By Jeb Bladine
Of the News-Register
Oregon's Public Employee Retirement System long ago qualified as scandalously expensive. The latest news from Salem simply adds another entry to the diary.
The governor and other leaders promised to cut into excess PERS costs, but what emerged from the 2011 Legislature was inadequate and, to be blunt, insulting to Oregonians.
The background is tortuously complicated, as is the norm with PERS issues.
Until the late 1980s, PERS benefits were exempt from state income tax, while Oregon taxed federal government and private sector pensions. In 1989, the U.S. Supreme Court ruled that state and federal pensions must receive equal tax treatment.
The Legislature decided to tax all pensions, but gave PERS recipients extra benefits to offset the tax. Oregonians voted down that plan.
In 1991, the Legislature voted again to tax all pensions and partially raise PERS benefits. The Oregon Supreme Court, however, ruled that this violated PERS contracts unless the retirees were fully reimbursed. Legislators enacted that order in 1995, including retroactive payments to 1991.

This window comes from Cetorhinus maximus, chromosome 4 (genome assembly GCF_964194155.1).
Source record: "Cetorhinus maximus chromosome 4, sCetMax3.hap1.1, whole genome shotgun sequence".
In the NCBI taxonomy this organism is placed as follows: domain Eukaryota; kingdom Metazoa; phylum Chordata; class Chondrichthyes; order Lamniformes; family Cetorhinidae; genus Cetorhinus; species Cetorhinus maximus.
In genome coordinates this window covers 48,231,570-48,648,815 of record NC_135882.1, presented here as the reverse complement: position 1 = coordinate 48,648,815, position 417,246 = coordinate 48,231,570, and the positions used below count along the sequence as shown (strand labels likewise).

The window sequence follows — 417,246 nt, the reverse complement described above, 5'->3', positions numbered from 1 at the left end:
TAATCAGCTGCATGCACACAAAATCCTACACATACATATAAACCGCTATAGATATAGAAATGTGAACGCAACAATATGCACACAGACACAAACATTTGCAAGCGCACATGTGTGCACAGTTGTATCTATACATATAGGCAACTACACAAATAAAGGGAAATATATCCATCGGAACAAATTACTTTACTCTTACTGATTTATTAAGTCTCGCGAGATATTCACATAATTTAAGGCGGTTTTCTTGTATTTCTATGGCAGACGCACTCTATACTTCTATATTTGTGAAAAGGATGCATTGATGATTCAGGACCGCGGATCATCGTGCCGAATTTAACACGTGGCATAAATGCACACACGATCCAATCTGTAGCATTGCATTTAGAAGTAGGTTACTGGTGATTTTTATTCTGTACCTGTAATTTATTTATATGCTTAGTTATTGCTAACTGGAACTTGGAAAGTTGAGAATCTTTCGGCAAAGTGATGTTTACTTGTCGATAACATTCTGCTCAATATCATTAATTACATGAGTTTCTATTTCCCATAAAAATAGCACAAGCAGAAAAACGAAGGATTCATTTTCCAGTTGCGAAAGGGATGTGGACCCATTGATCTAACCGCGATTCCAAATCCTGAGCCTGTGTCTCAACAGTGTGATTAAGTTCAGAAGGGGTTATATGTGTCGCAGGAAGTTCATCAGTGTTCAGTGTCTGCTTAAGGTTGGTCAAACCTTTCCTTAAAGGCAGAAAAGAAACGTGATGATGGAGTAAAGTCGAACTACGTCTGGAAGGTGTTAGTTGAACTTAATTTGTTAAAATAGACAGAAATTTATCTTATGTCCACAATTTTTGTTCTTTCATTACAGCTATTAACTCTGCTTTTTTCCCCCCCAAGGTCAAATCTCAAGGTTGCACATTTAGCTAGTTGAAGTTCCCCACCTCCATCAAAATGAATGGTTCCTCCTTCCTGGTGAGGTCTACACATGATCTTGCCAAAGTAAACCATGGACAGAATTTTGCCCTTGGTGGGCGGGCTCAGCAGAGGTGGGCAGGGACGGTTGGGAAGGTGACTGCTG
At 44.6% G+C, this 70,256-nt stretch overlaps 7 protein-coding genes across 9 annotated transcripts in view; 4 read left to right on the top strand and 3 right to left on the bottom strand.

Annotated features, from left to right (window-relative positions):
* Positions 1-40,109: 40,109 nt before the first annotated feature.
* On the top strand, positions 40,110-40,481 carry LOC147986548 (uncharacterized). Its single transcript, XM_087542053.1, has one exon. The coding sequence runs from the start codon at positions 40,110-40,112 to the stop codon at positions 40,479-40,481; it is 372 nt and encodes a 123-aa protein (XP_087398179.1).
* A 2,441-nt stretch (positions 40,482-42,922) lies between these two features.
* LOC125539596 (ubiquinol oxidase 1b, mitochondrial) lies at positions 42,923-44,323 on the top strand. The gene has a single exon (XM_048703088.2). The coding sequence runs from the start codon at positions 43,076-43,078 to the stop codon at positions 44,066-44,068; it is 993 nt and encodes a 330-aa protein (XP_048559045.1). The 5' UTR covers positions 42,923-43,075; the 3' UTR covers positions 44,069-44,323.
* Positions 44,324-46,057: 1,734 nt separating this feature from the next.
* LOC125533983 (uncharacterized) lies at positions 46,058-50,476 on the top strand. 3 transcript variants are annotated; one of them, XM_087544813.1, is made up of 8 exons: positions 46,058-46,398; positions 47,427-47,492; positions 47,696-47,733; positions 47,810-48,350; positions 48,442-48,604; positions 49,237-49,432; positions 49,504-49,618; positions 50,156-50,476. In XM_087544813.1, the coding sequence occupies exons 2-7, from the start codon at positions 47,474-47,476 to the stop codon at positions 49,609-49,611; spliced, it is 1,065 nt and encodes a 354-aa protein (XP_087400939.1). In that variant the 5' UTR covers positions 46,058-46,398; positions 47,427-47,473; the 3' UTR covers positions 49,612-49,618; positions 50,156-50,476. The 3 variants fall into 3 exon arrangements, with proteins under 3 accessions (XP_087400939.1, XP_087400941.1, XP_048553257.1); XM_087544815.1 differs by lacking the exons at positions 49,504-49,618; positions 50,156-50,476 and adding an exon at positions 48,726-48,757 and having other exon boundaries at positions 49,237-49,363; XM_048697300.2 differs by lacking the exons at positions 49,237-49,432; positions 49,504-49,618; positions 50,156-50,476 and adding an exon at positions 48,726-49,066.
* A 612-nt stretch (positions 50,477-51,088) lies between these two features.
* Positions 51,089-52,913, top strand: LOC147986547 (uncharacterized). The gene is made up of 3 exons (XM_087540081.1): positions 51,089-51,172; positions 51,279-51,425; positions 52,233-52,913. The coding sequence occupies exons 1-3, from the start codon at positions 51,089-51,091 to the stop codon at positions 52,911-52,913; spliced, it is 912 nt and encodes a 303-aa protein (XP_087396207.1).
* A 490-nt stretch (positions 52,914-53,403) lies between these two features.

Meanwhile, federal retirees successfully sued to recover past taxes they had paid. It all cost the state hundreds of millions of dollars.
Since then, many PERS retirees have moved out of state, thus no longer pay Oregon taxes. Why, then, do they continue getting that extra "tax-offset" benefit?
The answer was classic PERS-speak: That benefit, some said, became another contractual obligation of the state. Of course, that answer conveniently ignored language from the 1995 bill, which said: "No member of the system É shall acquire a right, contractual or otherwise, to the increased benefits É ."
Should we at least be happy that, 16 years later, the Legislature finally came to its senses? Well, not quite. I forgot to mention that the benefit takeaway applies only to PERS retirees who move out of state after Jan. 1, 2012. Retirees who left or leave the state before then will continue to get that extra benefit to offset taxes they no longer pay.
There was the normal outcry from people who read the fine print. But as so often happens with PERS issues, an excess of legalese caused most people to ignore the story.
I can only say - to the lawmakers, judges, unions and other overseers who helped PERS become what it is - that your success at obscuring public debate on this grossly expensive program is deserving of a Wizard of Oz lifetime achievement award.
Jeb Bladine can be reached at firstname.lastname@example.org or 503-687-1223.